John McCain joined Jeff Flake Tuesday in ripping arrangements in which the Pentagon paid NFL and other sports teams for displays of patriotism, and said he intends to wield his Armed Services gavel to take aim at the practice.
As part of his regular "Pork Chops" series, about two weeks ago, Flake's office revealed an advertising partnership between the New Jersey National Guard and the New York Jets in which the Defense Department paid for promotional consideration to recognize service members at home games at the Meadowlands.
That led to a series of reports about agreements between the Pentagon and other teams in the NFL, as well as other leagues, with some teams quick to say they'll be handled differently in the future.
McCain, Flake's senior GOP colleague from Arizona and a fellow crusader against what the senators view as wasteful government spending, said he'll fight the practice.
"It's pretty clear I think one of the ways to move forward on this is in the defense authorization bill," McCain told reporters Tuesday. "It's so crass on the part of these football team owners who make enormous profits, for them to do that is really — I think it's very revealing as to what kind of people they are."
The defense policy bill is being considered this week by the Armed Services Committee behind closed doors.
"I think it's really disgraceful. I think it's really disgraceful that NFL teams who are, profits are at an all time high, have to be paid to honor our veterans," McCain said.
In an interview with CQ Roll Call, Flake said federal spending such as the sports contracts is often difficult to track, much like the congressional earmarks he used to ridicule during his time in the House before the current prohibition. Lawmakers back then would change the names of projects to make them more difficult to track down from year to year.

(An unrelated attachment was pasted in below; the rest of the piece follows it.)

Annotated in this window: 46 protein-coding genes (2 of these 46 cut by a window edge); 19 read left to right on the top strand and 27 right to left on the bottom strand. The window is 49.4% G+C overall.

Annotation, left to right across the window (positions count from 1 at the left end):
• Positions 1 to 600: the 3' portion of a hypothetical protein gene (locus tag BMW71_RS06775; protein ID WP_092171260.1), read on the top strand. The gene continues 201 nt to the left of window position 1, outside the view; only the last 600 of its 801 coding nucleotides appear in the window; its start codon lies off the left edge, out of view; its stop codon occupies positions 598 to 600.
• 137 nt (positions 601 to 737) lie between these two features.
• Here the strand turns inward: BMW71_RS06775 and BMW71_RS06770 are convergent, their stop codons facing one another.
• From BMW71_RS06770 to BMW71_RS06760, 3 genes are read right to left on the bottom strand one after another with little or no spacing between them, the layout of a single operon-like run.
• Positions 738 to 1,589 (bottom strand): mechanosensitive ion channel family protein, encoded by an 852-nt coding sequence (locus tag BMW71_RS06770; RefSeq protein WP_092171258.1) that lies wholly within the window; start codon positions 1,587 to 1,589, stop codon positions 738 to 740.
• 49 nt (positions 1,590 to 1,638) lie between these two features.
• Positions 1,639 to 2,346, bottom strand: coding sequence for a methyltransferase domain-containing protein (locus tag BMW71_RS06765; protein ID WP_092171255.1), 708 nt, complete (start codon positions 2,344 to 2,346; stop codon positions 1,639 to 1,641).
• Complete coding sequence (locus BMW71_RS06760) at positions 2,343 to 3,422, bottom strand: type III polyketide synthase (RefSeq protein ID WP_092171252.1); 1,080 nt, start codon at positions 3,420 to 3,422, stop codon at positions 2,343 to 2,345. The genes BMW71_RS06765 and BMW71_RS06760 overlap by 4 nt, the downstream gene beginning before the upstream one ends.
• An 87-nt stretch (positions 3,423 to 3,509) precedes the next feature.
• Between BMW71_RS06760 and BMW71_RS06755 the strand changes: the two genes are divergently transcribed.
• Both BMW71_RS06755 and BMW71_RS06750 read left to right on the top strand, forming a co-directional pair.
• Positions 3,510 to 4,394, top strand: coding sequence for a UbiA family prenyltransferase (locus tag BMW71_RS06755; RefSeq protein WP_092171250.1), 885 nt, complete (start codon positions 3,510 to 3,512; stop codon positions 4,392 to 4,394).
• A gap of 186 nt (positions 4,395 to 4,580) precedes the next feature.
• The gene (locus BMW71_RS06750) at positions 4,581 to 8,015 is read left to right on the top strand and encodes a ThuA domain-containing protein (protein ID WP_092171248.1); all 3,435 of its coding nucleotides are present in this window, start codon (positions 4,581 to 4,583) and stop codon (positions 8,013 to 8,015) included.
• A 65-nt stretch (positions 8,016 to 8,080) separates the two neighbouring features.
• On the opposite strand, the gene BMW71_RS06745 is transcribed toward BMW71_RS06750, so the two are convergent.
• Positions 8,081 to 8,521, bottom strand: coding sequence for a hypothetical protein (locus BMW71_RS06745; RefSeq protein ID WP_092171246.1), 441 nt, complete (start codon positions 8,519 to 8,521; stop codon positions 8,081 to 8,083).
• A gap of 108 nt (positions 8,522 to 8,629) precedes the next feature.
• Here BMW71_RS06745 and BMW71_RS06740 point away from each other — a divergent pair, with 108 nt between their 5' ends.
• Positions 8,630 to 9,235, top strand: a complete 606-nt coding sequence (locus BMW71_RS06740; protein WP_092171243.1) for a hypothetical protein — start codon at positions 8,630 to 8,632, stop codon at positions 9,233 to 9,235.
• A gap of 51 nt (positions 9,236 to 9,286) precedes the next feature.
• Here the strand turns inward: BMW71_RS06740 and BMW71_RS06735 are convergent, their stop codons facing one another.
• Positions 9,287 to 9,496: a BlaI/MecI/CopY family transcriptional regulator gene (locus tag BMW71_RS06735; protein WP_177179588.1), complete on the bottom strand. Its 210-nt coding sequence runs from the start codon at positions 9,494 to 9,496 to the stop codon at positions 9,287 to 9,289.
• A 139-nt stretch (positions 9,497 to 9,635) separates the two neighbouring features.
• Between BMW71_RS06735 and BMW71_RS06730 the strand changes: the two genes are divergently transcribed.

"[The National Defense Authorization Act] coming up may be the appropriate place, but we're really looking to get some more information back from DOD on the extent of this. Some reporters who are now doing their own investigation are finding a lot of other contracts, certainly outside of the NFL," Flake said. "I'm anxious to get the report back from DOD."
Flake said he did not bring up the subject with Defense Secretary Ashton B. Carter Tuesday, with Carter having a number of more pressing national security issues to address. Carter was the guest speaker at the week's Republican Conference lunch.
Certainly not all sports teams receive government money to honor troops, and three local teams: the Nationals, Redskins and Wizards were quick to confirm to CQ Roll Call that they have no such arrangements. Many sports teams have corporate sponsors, from car dealerships to defense contractors, paying for tickets, luxury boxes or other benefits for veterans and service members, and Flake said he had no issue with such arrangements.
"A lot of them are doing it on their own, and I think a lot of them were doing it on their own before some of them were being paid for," Flake said. "For the Department of Defense to be doing it doesn't sit very well."
Flake also said he had no issues with military recruiters setting up tents at sporting events or anything of that sort, but it's the "paid-for patriotism" that has his attention.
"We've asked [the Pentagon] to, one ... explain how much money is being spent on partnerships with sports teams, and two, how you know they're structured or what they're told to do with it," Flake said, highlighting the specificity in the contract between the Jets and the National Guard.
"We don't know how many of the contracts actually spell out what they have to do, and what we would certainly follow-up with is request [the Government Accountability Office] or somebody else look into this and find out what kind of ROI, or return on investment there is," Flake said, saying the service branches were unable to justify the investment on NASCAR sponsorships in prior years.
The National Guard moved last year to significantly scale back its sports sponsorships, including ending its relationship as a primary sponsor of Dale Earnhardt Jr., in NASCAR's Sprint Cup Series.
On the newest controversy, Flake said to date, detailed deals have been uncovered with the Jets and the Vikings, but "my guess is there are more with specific contracts ... but we haven't seen them yet."
Bridget Bowman contributed to this report. The 114th: CQ Roll Call's Guide to the New Congress Get breaking news alerts and more from Roll Call in your inbox or on your iPhone.